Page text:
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There are more choices for lighting your home than you probably realize. Explore some of the most common options here. You can also jump over to the energysavers.gov lighting section to explore even more lighting options for your home.
Incandescent lights have traditionally been the most common type of home lightning. They light up instantly, providing a warm light and excellent color rendition. You can also dim them. Incandescent lamps are the least expensive to buy, but because of their relative inefficiency and short life spans, they usually are more expensive to operate.
Halogen lamps—a type of incandescent lighting that uses tungsten filaments—achieve better energy efficiency than standard incandescent light bulbs. They also provide excellent color rendition. Halogens are more expensive than incandescent bulbs, but are less expensive to operate
Learn more about how incandescent bulbs compare to more energy-efficient options.
Fluorescent lamps use about 25% of the energy used by incandescent lamps to provide the same amount of illumination (efficacy of 30–110 lumens per watt). They also last about 10 times longer (7,000–24,000 hours). Improvements in technology have resulted in fluorescent lamps with color temperature and color rendition that are comparable to incandescent lamps.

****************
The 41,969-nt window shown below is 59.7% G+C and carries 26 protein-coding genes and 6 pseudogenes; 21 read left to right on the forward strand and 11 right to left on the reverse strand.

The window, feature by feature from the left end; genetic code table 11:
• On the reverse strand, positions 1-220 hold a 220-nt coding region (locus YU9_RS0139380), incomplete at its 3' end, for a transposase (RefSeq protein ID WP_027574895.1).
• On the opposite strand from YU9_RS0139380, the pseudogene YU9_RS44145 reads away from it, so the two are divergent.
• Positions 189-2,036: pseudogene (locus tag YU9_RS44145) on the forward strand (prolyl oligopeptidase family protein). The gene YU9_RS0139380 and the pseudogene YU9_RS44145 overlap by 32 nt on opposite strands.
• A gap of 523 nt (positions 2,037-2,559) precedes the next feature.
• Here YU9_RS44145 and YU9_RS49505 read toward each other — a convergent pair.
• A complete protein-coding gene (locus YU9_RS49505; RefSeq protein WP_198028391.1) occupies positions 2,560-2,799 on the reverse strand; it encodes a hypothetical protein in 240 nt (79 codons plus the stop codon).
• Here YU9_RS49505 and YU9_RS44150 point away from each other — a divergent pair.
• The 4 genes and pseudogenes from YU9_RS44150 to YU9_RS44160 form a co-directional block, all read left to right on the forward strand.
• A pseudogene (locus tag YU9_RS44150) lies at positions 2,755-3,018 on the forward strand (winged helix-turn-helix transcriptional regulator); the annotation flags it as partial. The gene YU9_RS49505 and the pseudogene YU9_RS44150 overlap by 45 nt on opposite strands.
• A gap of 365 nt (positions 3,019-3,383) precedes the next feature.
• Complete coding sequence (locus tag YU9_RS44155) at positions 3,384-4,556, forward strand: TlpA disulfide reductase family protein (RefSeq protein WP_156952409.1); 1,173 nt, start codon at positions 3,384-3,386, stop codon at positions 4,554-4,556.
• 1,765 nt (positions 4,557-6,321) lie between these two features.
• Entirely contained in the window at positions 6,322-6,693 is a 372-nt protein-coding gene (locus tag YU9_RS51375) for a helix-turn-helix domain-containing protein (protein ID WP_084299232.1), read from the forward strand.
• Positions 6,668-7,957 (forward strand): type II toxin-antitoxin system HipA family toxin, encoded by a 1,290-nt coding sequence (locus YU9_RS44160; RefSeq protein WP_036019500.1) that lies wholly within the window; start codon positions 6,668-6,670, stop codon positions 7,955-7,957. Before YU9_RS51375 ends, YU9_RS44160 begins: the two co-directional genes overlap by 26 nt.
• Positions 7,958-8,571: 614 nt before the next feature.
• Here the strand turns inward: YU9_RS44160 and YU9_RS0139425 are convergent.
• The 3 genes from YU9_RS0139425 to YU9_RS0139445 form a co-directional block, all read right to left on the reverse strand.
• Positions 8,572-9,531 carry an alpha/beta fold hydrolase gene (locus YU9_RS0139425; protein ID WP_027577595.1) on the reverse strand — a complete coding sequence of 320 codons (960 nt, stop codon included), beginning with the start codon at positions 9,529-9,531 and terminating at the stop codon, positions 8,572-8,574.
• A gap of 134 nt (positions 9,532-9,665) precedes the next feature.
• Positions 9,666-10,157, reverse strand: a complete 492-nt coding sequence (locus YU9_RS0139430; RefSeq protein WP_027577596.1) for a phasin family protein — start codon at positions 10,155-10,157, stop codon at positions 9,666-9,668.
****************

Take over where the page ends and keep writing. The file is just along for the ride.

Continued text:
Compact fluorescent lamps (CFLs) combine the energy efficiency of fluorescent lighting with the convenience and popularity of incandescent fixtures. Consider changing to CFL bulbs for a more energy-efficient home. To help members save when making the switch, ECI REC supports the Be Bright program. Look for Be Bright signs at Iowa retailers to find CFLs on sale. Lists of participating retailers are available online at www.iowabebright.com.
The light-emitting diode (LED) is one of today's most energy-efficient and rapidly-developing lighting technologies. Widespread use of LED lighting has the greatest potential impact on energy savings in the United States. LEDs last longer, are more durable, and offer better light quality than nearly any other type of lighting available. LEDs are directional—much like a flashlight—which makes them ideal for applications such as recessed downlights and task lighting.
Much of the above text is courtesy of energysavers.gov